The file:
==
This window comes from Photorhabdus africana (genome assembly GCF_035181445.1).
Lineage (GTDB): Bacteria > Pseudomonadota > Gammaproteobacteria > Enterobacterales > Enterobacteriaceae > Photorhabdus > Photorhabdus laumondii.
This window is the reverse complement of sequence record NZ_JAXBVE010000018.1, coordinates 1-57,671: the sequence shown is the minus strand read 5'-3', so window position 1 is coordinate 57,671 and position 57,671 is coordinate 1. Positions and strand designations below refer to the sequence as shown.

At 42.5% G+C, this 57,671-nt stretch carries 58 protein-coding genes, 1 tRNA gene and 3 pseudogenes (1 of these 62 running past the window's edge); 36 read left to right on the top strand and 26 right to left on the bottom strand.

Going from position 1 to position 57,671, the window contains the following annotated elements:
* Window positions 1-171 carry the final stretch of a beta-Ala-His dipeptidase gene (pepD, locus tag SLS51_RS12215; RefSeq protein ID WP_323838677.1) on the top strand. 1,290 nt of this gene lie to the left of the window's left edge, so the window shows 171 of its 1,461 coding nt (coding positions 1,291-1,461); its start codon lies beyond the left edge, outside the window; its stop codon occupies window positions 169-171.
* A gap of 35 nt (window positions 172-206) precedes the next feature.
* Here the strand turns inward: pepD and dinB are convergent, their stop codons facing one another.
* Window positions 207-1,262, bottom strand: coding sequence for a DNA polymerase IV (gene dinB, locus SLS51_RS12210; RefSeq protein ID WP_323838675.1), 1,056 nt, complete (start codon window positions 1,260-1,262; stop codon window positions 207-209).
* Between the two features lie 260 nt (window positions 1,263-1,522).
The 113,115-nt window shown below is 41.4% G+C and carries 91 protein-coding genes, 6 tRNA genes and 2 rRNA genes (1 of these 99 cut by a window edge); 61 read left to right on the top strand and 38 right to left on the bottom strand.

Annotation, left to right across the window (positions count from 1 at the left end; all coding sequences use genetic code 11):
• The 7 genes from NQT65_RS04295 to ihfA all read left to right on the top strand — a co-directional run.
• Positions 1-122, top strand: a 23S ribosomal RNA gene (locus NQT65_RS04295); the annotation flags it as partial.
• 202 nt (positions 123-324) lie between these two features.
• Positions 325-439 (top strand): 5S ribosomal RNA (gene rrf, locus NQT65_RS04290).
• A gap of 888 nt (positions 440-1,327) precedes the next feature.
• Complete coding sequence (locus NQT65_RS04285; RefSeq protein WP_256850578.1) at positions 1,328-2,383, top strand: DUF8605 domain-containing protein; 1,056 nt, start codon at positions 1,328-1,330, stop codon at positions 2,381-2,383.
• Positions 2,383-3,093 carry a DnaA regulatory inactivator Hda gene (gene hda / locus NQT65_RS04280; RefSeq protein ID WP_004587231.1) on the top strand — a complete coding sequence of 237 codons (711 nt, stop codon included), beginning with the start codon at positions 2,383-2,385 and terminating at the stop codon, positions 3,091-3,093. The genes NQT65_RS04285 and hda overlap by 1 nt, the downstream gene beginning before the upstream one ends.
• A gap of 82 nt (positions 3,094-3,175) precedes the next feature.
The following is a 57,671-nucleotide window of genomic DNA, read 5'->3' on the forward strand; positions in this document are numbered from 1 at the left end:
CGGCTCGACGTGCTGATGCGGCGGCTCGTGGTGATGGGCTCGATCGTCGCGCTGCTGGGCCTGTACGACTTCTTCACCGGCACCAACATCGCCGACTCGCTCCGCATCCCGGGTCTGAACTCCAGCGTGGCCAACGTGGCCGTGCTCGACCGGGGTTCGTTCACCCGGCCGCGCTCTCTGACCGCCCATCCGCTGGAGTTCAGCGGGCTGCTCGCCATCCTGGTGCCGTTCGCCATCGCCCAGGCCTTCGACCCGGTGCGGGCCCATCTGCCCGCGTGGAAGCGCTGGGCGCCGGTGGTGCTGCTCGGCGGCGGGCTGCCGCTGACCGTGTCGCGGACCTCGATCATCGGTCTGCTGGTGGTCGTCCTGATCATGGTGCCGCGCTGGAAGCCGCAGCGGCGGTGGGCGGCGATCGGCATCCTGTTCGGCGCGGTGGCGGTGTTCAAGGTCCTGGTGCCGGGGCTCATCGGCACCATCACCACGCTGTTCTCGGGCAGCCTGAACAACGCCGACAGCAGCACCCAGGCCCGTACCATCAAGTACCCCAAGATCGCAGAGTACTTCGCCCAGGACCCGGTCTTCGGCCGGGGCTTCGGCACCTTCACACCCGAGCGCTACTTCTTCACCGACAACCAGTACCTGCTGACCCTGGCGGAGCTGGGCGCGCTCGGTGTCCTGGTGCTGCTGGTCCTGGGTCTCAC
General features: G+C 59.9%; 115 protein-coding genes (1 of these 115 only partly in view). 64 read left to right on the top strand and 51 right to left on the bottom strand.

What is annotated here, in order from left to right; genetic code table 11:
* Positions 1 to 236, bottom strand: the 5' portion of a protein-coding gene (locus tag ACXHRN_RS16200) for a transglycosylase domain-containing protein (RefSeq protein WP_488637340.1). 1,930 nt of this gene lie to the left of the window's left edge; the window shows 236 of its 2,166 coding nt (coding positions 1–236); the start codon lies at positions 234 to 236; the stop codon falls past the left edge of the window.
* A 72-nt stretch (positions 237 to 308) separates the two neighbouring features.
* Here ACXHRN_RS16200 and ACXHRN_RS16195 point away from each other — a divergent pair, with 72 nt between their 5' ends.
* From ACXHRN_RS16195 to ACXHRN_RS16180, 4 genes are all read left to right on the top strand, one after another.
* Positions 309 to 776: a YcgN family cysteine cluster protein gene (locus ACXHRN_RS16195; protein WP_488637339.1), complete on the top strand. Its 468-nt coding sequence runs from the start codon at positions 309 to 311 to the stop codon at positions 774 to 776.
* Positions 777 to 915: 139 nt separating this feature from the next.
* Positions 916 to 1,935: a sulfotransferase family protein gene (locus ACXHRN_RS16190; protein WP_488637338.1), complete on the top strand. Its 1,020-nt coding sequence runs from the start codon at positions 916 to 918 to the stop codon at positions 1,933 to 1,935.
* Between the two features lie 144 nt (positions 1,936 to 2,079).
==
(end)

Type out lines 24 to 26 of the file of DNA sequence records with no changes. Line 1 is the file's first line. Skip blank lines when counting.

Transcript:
What is annotated here, in order from left to right; genetic code table 11:
* Positions 1 to 236, bottom strand: the 5' portion of a protein-coding gene (locus tag ACXHRN_RS16200) for a transglycosylase domain-containing protein (RefSeq protein WP_488637340.1). 1,930 nt of this gene lie to the left of the window's left edge; the window shows 236 of its 2,166 coding nt (coding positions 1–236); the start codon lies at positions 234 to 236; the stop codon falls past the left edge of the window.
* A 72-nt stretch (positions 237 to 308) separates the two neighbouring features.